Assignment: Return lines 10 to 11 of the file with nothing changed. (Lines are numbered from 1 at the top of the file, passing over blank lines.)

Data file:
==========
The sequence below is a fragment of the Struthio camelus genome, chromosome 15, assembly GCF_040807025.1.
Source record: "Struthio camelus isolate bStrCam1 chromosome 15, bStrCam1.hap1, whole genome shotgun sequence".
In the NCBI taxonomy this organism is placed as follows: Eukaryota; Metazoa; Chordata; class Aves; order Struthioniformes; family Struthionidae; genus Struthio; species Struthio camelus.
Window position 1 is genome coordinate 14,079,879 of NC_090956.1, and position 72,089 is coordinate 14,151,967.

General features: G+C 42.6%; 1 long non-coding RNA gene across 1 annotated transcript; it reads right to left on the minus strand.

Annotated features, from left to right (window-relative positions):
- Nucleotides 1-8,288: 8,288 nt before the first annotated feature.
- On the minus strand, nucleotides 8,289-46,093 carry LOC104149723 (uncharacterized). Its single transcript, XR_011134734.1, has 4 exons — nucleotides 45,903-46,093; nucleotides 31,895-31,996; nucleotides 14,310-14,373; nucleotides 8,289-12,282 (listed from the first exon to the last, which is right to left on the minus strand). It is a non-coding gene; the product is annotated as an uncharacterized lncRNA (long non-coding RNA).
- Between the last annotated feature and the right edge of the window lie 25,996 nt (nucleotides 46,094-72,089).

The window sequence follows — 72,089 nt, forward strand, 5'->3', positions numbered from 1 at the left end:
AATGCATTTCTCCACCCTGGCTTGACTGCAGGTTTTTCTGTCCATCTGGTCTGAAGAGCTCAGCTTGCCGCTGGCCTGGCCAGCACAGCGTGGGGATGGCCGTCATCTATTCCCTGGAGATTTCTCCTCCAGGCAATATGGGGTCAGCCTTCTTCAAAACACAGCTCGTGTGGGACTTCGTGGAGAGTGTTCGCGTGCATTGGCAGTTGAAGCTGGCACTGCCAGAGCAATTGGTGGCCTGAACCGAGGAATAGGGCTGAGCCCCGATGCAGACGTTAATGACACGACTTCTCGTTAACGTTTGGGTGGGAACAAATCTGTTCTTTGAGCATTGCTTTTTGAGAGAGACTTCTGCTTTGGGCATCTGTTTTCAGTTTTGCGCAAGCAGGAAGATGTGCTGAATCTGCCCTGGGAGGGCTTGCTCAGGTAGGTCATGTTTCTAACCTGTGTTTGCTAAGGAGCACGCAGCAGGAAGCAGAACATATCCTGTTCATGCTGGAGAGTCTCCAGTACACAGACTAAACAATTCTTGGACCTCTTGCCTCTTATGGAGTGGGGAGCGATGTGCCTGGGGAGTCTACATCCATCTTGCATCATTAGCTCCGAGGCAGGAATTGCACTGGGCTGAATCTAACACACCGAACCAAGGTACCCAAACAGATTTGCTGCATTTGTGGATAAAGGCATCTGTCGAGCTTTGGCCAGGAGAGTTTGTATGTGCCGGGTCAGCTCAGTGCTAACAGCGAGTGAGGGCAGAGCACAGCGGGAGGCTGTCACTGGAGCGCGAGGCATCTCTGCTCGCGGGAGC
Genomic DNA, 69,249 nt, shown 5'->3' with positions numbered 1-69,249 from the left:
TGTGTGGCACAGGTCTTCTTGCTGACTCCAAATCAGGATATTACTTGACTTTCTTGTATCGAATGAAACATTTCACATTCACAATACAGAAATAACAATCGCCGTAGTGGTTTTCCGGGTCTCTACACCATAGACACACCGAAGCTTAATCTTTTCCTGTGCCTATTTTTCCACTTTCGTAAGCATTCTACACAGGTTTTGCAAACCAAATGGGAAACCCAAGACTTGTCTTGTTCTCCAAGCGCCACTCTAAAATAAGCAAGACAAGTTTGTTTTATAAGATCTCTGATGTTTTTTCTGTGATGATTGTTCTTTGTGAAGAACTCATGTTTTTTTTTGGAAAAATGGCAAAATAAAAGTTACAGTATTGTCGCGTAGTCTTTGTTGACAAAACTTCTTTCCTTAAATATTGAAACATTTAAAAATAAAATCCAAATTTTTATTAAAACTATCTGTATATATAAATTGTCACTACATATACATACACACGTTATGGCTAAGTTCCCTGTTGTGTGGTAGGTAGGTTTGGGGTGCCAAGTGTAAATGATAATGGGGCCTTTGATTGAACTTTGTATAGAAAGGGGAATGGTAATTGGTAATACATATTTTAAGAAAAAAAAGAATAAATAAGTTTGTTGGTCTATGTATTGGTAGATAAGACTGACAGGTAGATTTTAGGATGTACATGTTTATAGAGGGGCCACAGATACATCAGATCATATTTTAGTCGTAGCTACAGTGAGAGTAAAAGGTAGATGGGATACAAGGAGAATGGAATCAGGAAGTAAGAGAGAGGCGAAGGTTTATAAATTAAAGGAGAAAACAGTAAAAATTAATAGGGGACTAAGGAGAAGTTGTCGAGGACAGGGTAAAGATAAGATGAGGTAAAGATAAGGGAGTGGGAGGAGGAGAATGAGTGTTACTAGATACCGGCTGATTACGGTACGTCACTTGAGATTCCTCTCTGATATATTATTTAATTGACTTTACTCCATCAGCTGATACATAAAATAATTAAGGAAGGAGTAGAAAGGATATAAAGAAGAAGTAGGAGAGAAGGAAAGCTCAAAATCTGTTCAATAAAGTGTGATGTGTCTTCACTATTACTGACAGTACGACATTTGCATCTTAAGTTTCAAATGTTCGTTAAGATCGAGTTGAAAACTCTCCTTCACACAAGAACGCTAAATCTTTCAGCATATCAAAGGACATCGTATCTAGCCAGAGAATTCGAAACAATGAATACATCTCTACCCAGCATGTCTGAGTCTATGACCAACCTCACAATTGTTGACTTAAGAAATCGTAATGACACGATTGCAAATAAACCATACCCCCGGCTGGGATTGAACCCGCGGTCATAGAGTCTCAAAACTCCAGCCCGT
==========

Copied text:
The window sequence follows — 72,089 nt, forward strand, 5'->3', positions numbered from 1 at the left end:
AATGCATTTCTCCACCCTGGCTTGACTGCAGGTTTTTCTGTCCATCTGGTCTGAAGAGCTCAGCTTGCCGCTGGCCTGGCCAGCACAGCGTGGGGATGGCCGTCATCTATTCCCTGGAGATTTCTCCTCCAGGCAATATGGGGTCAGCCTTCTTCAAAACACAGCTCGTGTGGGACTTCGTGGAGAGTGTTCGCGTGCATTGGCAGTTGAAGCTGGCACTGCCAGAGCAATTGGTGGCCTGAACCGAGGAATAGGGCTGAGCCCCGATGCAGACGTTAATGACACGACTTCTCGTTAACGTTTGGGTGGGAACAAATCTGTTCTTTGAGCATTGCTTTTTGAGAGAGACTTCTGCTTTGGGCATCTGTTTTCAGTTTTGCGCAAGCAGGAAGATGTGCTGAATCTGCCCTGGGAGGGCTTGCTCAGGTAGGTCATGTTTCTAACCTGTGTTTGCTAAGGAGCACGCAGCAGGAAGCAGAACATATCCTGTTCATGCTGGAGAGTCTCCAGTACACAGACTAAACAATTCTTGGACCTCTTGCCTCTTATGGAGTGGGGAGCGATGTGCCTGGGGAGTCTACATCCATCTTGCATCATTAGCTCCGAGGCAGGAATTGCACTGGGCTGAATCTAACACACCGAACCAAGGTACCCAAACAGATTTGCTGCATTTGTGGATAAAGGCATCTGTCGAGCTTTGGCCAGGAGAGTTTGTATGTGCCGGGTCAGCTCAGTGCTAACAGCGAGTGAGGGCAGAGCACAGCGGGAGGCTGTCACTGGAGCGCGAGGCATCTCTGCTCGCGGGAGC